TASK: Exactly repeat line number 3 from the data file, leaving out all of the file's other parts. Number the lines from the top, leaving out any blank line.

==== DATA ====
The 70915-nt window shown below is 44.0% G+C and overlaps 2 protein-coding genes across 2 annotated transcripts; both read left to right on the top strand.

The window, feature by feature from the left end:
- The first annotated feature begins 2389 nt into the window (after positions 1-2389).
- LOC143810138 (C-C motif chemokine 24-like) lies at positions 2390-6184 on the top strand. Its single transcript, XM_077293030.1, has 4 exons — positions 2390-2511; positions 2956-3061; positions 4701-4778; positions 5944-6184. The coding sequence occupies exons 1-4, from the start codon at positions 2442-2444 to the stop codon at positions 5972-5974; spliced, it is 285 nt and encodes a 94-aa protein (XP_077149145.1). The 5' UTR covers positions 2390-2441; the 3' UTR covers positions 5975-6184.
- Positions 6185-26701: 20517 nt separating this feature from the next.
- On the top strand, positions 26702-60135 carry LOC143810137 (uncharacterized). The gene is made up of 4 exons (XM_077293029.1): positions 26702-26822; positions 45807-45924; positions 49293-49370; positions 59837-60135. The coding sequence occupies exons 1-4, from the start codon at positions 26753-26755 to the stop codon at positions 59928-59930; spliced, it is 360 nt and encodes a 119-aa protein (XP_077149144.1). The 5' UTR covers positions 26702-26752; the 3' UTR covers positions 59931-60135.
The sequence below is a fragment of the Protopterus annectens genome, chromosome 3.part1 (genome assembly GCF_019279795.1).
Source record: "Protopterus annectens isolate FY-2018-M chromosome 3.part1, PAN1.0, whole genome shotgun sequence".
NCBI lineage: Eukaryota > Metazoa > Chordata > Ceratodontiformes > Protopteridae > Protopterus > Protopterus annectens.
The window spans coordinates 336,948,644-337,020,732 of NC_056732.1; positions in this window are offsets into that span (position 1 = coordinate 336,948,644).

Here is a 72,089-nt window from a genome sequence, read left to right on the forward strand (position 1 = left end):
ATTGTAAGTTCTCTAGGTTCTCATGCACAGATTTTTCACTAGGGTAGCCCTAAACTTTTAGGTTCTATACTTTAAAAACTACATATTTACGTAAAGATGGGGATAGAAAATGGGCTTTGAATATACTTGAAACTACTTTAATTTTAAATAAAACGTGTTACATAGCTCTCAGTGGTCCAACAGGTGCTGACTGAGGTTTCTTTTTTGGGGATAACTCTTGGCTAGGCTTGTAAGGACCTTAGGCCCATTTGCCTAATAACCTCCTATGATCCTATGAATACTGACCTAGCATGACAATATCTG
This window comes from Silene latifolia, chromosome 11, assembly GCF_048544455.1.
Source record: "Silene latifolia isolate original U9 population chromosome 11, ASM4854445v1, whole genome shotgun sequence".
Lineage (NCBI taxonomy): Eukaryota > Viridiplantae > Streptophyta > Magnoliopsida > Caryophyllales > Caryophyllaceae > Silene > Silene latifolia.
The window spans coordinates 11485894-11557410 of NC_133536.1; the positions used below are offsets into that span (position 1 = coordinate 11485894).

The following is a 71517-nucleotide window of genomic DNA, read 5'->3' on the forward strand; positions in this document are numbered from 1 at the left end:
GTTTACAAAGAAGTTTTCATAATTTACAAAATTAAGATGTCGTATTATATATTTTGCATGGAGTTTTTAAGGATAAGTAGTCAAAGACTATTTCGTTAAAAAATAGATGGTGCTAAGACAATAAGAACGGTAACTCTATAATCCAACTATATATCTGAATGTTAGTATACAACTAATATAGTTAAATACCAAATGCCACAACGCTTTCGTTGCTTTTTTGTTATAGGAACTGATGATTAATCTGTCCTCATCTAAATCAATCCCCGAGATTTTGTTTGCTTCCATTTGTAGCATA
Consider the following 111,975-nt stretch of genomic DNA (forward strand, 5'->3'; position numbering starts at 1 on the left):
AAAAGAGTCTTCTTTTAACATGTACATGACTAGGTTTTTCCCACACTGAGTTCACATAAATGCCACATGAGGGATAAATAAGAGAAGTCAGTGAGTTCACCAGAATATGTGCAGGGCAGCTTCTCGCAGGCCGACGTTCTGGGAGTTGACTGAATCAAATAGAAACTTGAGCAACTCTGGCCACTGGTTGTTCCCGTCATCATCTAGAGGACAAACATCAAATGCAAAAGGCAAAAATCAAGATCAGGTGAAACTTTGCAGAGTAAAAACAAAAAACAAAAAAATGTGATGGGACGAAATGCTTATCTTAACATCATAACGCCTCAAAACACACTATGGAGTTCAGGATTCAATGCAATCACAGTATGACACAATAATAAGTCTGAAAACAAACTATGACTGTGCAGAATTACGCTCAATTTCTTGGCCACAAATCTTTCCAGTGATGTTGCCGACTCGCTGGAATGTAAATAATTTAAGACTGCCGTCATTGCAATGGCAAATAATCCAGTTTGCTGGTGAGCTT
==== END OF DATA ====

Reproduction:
- The first annotated feature begins 2389 nt into the window (after positions 1-2389).